It Takes a Village
by Kimila Kay
July 19, 2022
In today’s confusing world, I wonder how hard it might be for children to understand the parental roles of the human’s raising them. Some children live in a traditional home with a mother and father. Or, like me, some children are being nurtured by a mom and stepdad.
But what is it like for kids with a single parent or maybe one parent has died? And what about the tikes with two adoptive parents, two moms, or two dads?
When I create my characters, I struggle with fleshing out their backstory. What type of parents contributed to their upbringing. How much do the parents need to be represented in my characters story. Of course, I mine my own personal experiences and recent trip down memory lane answered a few of the questions above.
My mother remarried when my sister and I were four and five, instantly making us a family complete with a stepdad. Our biological dad wasn’t in the picture so having a dad was a new experience for us, made even better by his large family who welcomed us into the fold.
Looking back on my childhood, I know how blessed I was to not only have two loving parents, but two little brothers, grandparents, aunts, uncles, and cousins … a village helping to raise myself and my sister.
As life will do, it provided me the opportunity to know the struggle of a single mom. During the nine years I raised my two boys alone, I often worked more than one job to make ends meet, and wore both hats, managing to be a fairly good dad. Dating is a difficult task because deep down a single mother worries no stepdad could ever love her kids and much as she does. Still, I held out hope that someday I would meet a man as good as my stepdad.
When my husband and I married after three years of dating, I knew he would be a good dad to my boys, twelve and eleven at the time, and felt confident I would love his five-year old son as much as I loved my sons. But I knew some people, specifically my stepson’s biological mother, would challenge my maternal love for Sean, a rambunctious bundle of energy.
From the moment he asked if he could call me mom, I was all in. Since I’d been more tomboy, than princess, growing up, raising boys fit nicely into my lifestyle. I loved attending every sporting event, doctoring every cut and scrape, teaching them how to be young gentlemen.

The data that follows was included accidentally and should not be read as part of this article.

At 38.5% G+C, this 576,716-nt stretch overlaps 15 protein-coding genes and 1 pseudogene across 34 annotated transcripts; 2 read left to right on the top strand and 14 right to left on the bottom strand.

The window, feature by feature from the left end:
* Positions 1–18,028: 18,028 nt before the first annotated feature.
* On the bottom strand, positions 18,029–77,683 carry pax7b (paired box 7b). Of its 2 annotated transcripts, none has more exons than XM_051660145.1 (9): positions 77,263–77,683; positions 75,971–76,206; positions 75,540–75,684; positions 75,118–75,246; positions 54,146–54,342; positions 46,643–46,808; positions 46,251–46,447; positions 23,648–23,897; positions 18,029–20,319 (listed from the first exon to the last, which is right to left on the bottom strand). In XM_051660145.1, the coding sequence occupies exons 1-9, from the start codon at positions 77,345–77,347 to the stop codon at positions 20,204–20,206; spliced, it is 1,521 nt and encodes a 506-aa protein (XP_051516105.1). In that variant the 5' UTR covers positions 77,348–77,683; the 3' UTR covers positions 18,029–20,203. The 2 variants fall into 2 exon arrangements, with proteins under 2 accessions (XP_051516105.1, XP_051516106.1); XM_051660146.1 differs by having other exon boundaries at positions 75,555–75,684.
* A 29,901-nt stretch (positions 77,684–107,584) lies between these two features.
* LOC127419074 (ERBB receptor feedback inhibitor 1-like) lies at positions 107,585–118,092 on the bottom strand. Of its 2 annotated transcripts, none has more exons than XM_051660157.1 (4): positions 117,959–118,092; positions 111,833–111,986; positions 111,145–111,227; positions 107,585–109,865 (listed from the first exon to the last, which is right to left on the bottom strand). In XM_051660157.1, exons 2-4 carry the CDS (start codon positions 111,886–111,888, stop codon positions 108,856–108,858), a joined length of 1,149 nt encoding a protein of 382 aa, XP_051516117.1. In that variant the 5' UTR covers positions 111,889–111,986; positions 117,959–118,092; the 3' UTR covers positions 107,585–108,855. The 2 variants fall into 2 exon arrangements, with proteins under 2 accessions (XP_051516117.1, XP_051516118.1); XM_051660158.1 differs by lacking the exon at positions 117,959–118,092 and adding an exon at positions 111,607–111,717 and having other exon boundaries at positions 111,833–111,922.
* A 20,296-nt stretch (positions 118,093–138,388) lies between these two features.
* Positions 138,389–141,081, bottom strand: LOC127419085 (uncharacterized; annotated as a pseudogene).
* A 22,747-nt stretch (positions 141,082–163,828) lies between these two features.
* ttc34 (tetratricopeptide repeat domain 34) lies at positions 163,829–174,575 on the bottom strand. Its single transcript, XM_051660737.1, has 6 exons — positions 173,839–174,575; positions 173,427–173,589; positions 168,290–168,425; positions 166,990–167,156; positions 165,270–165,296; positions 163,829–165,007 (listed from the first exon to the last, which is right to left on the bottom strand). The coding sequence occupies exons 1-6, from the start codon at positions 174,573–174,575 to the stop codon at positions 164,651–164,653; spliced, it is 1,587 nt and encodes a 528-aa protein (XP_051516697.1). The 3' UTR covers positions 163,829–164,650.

So when six-year old Sean returned two hours late from a weekend visit with his mom, and in a surly mood, I counted to ten, and asked him to hurry upstairs to take his shower. Sean responded with and emphatic, “No!” Stunned I took a deep breath and gently guided him toward the staircase. My stepson, whirled around, glared at me, and shouted, “You’re not my mom! I don’t have to do what you say!”
I’ve always thought of myself as a patient person, quick to diffuse another person’s anger, but found myself at a loss when my usually jovial stepson stood before me boiling with rage. “Sean,” I said, hoping my impending bribe would work. “If you hurry, you’ll have time for dessert and a quick story.”
Sean scrunched his face into a red scowl and added, “And my mom says you’re not twenty-nine either.”
Sean’s dad stepped in and handled things from there as I stood slack jawed, tears streaming down my face. Logic told me Sean had been subjected to verbal badgering from his mom, and that, combined with exhaustion had caused him to act out. Still, my feelings were hurt, despite the fact that he was right. I wasn’t twenty-nine, but had jokingly been telling everyone that was my age after entering my thirties. What to me had become a fun, little white lie, was now a niggling wound struck by Sean’s biological mother.
Unfortunately, there would be more antagonism and hate directed at me by a woman who abandoned her child. Her attempts to garner Sean’s favor by hurting me failed as I stayed true to my values and loved my stepson unconditionally. Over the years, he’s called me for advice instead of his mom, sometimes even asking how he should handle a volatile situation she’s caused.
Sean now lives in San Diego and is a successful real estate agent. He recently turned thirty-six and called to thank me for his birthday gift. After we caught up on our lives, he ended the call with, “By the way, I get it now. I get why you told people you were twenty-nine after you turned thirty. I can’t believe how old I am!”
How fabulous it is to share a once difficult memory with a laugh punctuated by an, “I love you, mom.”
No matter who is raising a child, we as inhabitants of The Village need to offer support and understanding, provide patience and kindness … and above all love unconditionally.
Kimila Kay lives in Donald, Oregon with her husband, Randy, adorable Boston Terrier, Maggie, and feisty black cat, Halle. Her professional accomplishments include three anthologized essays in the CUP OF COMFORT series. In three separate contests, Peril in Paradise, has won two first place awards, and a third-place award in the romantic suspense category. Malice in Mazatlan is scheduled for release in fall of 2022 and Redneck Ranch is tentatively scheduled for early 2023.